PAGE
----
You probably know that I’m a big fan of keyboard shortcuts. I try to learn them all and rarely click a button or pull down a menu. There’s one area where I had a big question I had to pose to Twitter: how do I trigger the “Delete” button in an “Are you sure you want to close…” dialog. I got the answer from Sören Kuklau: ⌘⌫. I figured that, since those are harder to find, I’d write out a few of my favorite dialog box shortcuts.

Full Keyboard Access

First, if you have Full Keyboard Access set to “All Controls” in System Preferences -> Keyboard -> Shortcuts (at the bottom), you can use Tab and Shift-Tab to navigate all the buttons in a dialog. The fully highlighted button (which won’t change while tabbing) responds to Return, and the one with the highlighted outline responds to Space.

Don’t Save

Just like it has been for as long as I can remember, if the “Do you want to save…” dialog’s button reads “Don’t Save,” ⌘D will choose that option directly.


In most dialogs you can use Escape to cancel, but not always. More reliably, you can trigger the “Cancel” button with ⌘. (Command-period), which is also old school. It was originally the “interrupt” command for canceling long-running actions in applications (and still is in some, such as Logic Pro X).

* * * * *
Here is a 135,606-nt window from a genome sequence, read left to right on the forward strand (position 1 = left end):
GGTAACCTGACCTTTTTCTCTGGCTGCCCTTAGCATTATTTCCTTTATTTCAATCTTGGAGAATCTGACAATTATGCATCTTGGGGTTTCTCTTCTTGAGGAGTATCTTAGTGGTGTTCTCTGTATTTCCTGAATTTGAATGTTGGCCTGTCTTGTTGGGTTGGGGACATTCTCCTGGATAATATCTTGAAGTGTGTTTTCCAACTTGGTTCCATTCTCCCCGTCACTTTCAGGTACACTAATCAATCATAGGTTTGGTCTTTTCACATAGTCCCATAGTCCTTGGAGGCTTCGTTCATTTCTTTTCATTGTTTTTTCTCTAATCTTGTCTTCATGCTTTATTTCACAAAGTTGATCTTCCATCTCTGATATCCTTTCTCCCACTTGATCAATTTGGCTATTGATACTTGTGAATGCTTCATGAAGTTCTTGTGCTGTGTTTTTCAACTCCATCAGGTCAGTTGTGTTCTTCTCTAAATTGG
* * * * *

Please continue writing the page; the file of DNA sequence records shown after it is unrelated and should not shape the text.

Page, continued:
When you close an unsaved document in apps that are set up as document based apps, instead of “Don’t Save,” the dialog’s ignore button reads “Delete,” indicating that if you choose not to save or cancel the action, the document will never be written to disk. The shortcut for that button is ⌘⌫ (Command-Delete).

Other Shortcuts

In any save or open dialog, you can trigger the field that lets you manually enter a path (with Tab completion) using ⇧⌘G, or just typing a tilde (~) or slash (/). Typing a tilde will open the field with a tilde in the text field, which is a shortcut to your user’s home folder. A slash starts at the root of the filesystem, handy for getting to /Volumes/other disk.

You can toggle the display of hidden files with ⇧⌘. (Command-Shift-period).

All of the Finder folder shortcuts work, for example:

  • ⇧⌘H for Home
  • ⇧⌘D for Desktop
  • ⌥⌘L for Downloads
  • ⇧⌘O for Documents

You can see all of the shortcuts for folders by opening Finder and pulling down the Go menu in the menu bar.